5. If it ain’t broke don’t fix it, and it ain’t broke in Syracuse.  Jim Boeheim has been Syracuse’s head coach for 36 seasons. If he has not been playing zone since he started it certainly seems like it.  Further, nobody has been able to figure the zone out yet, so why change now?  For this reason alone it is curious that Sports Illustrated’s Michael Rosenberg asked Boeheim why he has not considered switching to man-to-man.  We will give Rosenberg the benefit of the doubt and assume he asked just to elicit a vintage Boeheim response.  So good job Michael because Boeheim did not disappoint. “If you’re a man-to-man coach and the other team hits three or four shots, do you take timeout and go to zone?” Boeheim mused. “Of course not. So, I’m a zone coach. Am I supposed to take timeout and go to man? Why would I do that? It doesn’t make sense. We’re a zone team.”
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Checking In On… The Big East Conference

Posted by Brian Goodman on February 20th, 2012

Brian Otskey is the RTC correspondent for the Big East conference. You can find him on Twitter @botskey.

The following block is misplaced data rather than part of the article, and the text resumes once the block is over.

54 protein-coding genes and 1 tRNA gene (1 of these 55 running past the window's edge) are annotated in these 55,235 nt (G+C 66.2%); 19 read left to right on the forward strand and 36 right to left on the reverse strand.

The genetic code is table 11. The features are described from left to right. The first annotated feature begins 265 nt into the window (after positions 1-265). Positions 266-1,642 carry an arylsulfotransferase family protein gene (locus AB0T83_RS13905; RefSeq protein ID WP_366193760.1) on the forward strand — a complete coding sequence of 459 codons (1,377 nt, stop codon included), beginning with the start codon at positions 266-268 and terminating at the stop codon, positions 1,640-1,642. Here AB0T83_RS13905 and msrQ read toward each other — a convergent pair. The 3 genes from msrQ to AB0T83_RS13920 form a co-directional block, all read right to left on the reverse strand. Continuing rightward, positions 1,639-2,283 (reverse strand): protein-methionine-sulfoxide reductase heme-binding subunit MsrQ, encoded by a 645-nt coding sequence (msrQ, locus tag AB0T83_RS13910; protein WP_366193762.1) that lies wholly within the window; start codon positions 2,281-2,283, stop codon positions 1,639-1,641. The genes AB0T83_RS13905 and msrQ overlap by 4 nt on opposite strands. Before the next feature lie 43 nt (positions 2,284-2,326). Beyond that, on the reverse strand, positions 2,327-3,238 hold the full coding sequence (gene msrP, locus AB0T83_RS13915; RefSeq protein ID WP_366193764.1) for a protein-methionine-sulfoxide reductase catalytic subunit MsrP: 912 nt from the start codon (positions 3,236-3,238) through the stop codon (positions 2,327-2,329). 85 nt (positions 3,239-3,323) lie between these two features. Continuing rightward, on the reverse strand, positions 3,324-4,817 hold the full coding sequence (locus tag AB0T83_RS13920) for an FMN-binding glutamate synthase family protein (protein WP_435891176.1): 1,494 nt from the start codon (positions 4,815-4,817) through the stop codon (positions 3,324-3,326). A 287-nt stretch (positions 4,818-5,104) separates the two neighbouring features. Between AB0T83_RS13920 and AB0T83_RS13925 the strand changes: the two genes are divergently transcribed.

Reader’s Take

 

The Week That Was

  • Bubble Teams Hanging On: Four Big East squads reside in the purgatory known as Bubbleville, but all are still hanging on to their projected NCAA bids. Cincinnati, Seton Hall, West Virginia, and Connecticut are all projected to be in the NCAA Tournament field as of this writing according to ESPN’s Joe Lunardi, but it’s the Pirates who are really skating on thin ice. The Hall is one of the “last four in” and has a huge opportunity this week against Georgetown. Cincinnati has a similar opportunity against Louisville while West Virginia has two excellent chances to seal the deal this week. As for Connecticut, the Huskies appear to be imploding. How UConn responds against Villanova on Monday night and Syracuse this coming Saturday will determine its fate.